Open Pore Block of TREK-1 by Local Anesthetics
Like sodium channels, potassium channels conduct a single positive charge. Hence similar to the early speculation on the mechanism of sodium channels,1,4,27,28 local anesthetics could inhibit K+ channels by open pore block. The most definitive experiment to show a direct functional interaction of a ligand with a channel is to purify and functionally reconstitute the channel into lipids of known composition.
We observed direct inhibition of functionally reconstituted TREK-1 by all local aesthetics but with dramatically different degrees. Lidocaine (1 mM) only slightly inhibited TREK-1 (≈10%) while bupivacaine (0.2 mM) more so (≈40%) and tetracaine (0.15 mM) the most at 60% (Figure 2A). TREK-1 was reconstituted into liposomes comprising 18:1 PC with 18:1 phosphatidylglycerol (PG) (85:15 mol% ratio) and assayed with local anesthetic using an ion flux assay (Supplemental Digital Content, Figure 3A, http://links.lww.com/AA/C820).20 The direct inhibition by local anesthetics differs from inhaled anesthetics which do not bind to or alter TREK-1 activity in the same assay.16
The observed direct inhibition could be from (1) open pore block or (2) binding to an allosteric site that inhibits the channel. To distinguish these 2 mechanisms, we utilized a previously reported pair of cysteine mutants (cysTREK-1) that lock TREK-1 in the open state with a disulfide bond.20,29 If TREK-1 is locked in the open state and local anesthetics still inhibit, then local anesthetic likely binds in the open pore region of TREK-1.
Figure 2B shows that tetracaine and bupivacaine inhibit most ion flux of functionally reconstituted cysTREK-1 in a manner almost identical to WT TREK-1. This confirms a component of inhibition can happen through open pore block for select local anesthetics (Figure 2D). However, lidocaine only slightly inhibited TREK-1 consistent with his the previous study that showed the C terminus accounts for all detectable lidocaine’s inhibition.7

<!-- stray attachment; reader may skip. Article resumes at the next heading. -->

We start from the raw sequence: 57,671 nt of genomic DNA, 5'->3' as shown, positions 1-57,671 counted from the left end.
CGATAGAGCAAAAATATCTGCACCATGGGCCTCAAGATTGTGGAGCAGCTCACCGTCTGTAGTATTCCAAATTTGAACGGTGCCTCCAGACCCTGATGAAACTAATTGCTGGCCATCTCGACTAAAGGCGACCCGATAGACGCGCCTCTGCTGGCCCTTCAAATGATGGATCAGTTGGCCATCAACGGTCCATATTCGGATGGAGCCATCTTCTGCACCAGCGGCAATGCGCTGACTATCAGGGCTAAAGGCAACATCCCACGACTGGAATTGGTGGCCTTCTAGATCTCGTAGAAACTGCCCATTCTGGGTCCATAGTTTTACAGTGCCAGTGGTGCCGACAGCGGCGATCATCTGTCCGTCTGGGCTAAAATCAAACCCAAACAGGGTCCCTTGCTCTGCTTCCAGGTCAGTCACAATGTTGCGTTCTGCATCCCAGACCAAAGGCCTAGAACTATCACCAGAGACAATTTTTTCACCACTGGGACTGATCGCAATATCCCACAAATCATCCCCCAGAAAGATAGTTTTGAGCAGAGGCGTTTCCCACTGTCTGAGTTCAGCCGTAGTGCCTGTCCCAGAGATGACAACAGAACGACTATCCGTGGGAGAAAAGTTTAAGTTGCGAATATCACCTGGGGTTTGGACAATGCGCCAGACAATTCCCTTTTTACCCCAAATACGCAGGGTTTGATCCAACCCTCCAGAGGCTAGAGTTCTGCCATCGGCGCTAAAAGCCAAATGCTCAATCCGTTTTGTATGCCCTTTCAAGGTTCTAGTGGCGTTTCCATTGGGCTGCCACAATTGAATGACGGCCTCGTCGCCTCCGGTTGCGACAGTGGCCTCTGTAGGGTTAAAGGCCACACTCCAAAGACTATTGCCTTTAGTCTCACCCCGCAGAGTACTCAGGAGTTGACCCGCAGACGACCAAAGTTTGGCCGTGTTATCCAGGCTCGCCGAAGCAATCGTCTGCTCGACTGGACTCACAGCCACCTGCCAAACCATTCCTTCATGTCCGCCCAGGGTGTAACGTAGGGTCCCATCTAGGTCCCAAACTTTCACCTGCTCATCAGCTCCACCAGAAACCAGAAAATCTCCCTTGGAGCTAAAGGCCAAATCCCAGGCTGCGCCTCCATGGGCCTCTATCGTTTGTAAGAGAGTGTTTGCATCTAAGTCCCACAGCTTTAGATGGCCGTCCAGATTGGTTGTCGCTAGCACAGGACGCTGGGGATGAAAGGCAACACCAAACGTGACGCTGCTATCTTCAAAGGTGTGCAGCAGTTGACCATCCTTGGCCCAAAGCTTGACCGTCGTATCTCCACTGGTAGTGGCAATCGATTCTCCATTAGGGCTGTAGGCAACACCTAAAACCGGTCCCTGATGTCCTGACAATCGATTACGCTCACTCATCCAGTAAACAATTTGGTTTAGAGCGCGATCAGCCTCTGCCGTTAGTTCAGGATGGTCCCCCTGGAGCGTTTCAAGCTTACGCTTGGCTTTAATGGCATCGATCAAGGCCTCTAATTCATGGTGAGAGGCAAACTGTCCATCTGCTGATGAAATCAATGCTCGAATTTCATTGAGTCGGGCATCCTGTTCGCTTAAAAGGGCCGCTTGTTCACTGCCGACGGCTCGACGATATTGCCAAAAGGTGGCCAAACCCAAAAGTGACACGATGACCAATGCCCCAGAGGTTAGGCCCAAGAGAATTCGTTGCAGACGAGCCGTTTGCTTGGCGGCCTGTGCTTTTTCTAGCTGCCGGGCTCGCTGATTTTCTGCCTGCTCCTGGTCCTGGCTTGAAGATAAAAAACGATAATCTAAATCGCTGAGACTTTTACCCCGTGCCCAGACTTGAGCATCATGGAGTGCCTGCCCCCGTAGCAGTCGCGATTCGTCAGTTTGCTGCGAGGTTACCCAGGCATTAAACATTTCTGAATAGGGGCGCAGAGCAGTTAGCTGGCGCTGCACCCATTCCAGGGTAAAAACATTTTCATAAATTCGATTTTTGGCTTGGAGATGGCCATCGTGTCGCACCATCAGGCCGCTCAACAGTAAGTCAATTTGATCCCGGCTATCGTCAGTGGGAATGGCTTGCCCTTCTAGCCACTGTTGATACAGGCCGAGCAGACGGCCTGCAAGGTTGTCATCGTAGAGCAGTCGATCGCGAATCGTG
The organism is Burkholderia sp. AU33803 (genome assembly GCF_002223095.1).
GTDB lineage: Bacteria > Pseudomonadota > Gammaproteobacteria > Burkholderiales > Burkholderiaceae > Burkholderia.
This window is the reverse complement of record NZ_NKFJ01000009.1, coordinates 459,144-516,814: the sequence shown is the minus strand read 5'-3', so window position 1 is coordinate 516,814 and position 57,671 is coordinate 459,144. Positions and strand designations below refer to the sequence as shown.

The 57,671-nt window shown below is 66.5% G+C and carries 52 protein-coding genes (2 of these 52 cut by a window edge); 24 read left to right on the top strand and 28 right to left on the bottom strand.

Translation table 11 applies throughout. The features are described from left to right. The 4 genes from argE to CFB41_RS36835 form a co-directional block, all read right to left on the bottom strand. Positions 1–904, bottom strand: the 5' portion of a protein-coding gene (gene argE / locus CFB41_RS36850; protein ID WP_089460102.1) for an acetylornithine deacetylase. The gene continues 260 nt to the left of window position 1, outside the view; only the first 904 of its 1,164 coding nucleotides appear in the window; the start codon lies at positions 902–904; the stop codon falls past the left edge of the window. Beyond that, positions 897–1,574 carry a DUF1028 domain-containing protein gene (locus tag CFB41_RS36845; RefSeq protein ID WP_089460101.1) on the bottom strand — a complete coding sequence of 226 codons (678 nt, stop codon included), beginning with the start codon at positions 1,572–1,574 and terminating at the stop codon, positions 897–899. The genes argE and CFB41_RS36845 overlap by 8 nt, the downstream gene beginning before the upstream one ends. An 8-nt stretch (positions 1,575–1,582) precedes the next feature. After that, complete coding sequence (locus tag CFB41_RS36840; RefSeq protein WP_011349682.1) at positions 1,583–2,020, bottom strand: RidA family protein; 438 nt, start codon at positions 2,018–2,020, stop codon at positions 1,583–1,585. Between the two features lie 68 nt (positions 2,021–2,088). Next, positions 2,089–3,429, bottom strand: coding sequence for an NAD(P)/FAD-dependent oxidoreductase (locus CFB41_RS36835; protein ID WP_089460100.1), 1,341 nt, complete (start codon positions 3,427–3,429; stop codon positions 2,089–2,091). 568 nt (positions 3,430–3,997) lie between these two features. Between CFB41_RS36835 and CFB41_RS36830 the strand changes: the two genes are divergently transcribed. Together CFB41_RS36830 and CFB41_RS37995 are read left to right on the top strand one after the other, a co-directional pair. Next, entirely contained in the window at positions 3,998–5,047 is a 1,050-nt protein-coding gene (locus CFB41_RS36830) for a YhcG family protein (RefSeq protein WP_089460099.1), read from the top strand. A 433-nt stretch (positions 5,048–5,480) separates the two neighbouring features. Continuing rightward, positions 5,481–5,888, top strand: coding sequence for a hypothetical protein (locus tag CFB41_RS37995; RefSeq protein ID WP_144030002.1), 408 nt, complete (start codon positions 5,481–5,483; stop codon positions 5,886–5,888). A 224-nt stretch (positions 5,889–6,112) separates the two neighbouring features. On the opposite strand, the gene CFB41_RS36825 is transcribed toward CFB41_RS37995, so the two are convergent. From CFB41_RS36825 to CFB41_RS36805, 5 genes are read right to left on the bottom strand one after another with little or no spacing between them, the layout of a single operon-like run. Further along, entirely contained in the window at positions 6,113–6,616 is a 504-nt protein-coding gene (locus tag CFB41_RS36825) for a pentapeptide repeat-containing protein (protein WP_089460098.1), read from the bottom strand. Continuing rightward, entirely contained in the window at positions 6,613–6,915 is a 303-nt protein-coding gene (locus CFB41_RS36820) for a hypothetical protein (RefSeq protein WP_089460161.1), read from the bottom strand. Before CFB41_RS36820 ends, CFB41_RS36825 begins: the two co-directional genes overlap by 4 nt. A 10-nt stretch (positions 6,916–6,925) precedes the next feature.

If tetracaine binds to the open pore of the channel, it may also increase the affinity of ligands that bind the open state. Signaling lipids like PA or PIP2 are thought to bind to a conformation close to the open state of the channel.13,20 We tested the effect of local anesthetics on the affinity of PA and PIP2 binding to detergent-purified TREK-1 using a conformational sensitive fluorescent lipid binding assay.20 Lidocaine and bupivacaine significantly increased PIP2 binding to TREK-1 suggesting that pore block may have an allosteric effect on TREK-1, although tetracaine did not (Figure 2C; Supplemental Digital Content, Figure 3B, http://links.lww.com/AA/C820).
To estimate the relative contributions of tetracaine's PLD2 inhibition versus open pore block, we assayed TREK-1 currents in the presence of a catalytically dead PLD2 mutant (PLD2_K758R [xPLD2]) with patch-clamp electrophysiology. Tetracaine (150 μM) caused an ≈50% reduction of TREK-1 current in the presence of xPLD2 (Figure 3A–C). Assuming all the inhibition in the presence of xPLD2 arises from open pore block, we estimate that 59.4% of tetracaine inhibition comes from pore block and 40.6% from PLD2/PA signaling (Figure 3D–F).
Raft Disruption (Monosialotetrahexosylganglioside and PIP2 Domains) by Tetracaine and PLD2 Translocation
Local anesthetics are known to perturb model membranes and the lipids that surround channels.24,30–34 Within the membrane, lipids can partition laterally into clusters or domains of saturated and unsaturated lipids often called liquid ordered (Lo) and liquid disordered (Ld) phases, respectively.35,36 The Lo phase is enriched in sphingomyelin (eg, monosialotetrahexosylganglioside [GM1]) and referred to as lipid rafts or GM1 domains (see Supplemental Digital Content, Figure 1, http://links.lww.com/AA/C820). The Ld phase is comprised of unsaturated lipids and includes polyunsaturated signaling lipids like PA and PIP2; the latter can cluster with proteins separate from GM1 domains.17,37
We asked if local anesthetics perturb GM1 or PIP2 domains, and if so, do they release PLD2 from the GM1 domain? To observe the effect of the local anesthetic tetracaine on the GM1 lipid rafts in cellular membranes, we used direct stochastic optical reconstruction microscopy (dSTORM)26,38,39 of N2A neuroblastoma cells. For this study, we define rafts or domains as heterogeneity of lipids or lipid-protein mixtures with no regard to an absolute size. Hence, GM1 domains are simply a subset of the membrane where the GM1 lipids are in higher concentration than expected for a perfectly homogeneous mixture of lipids.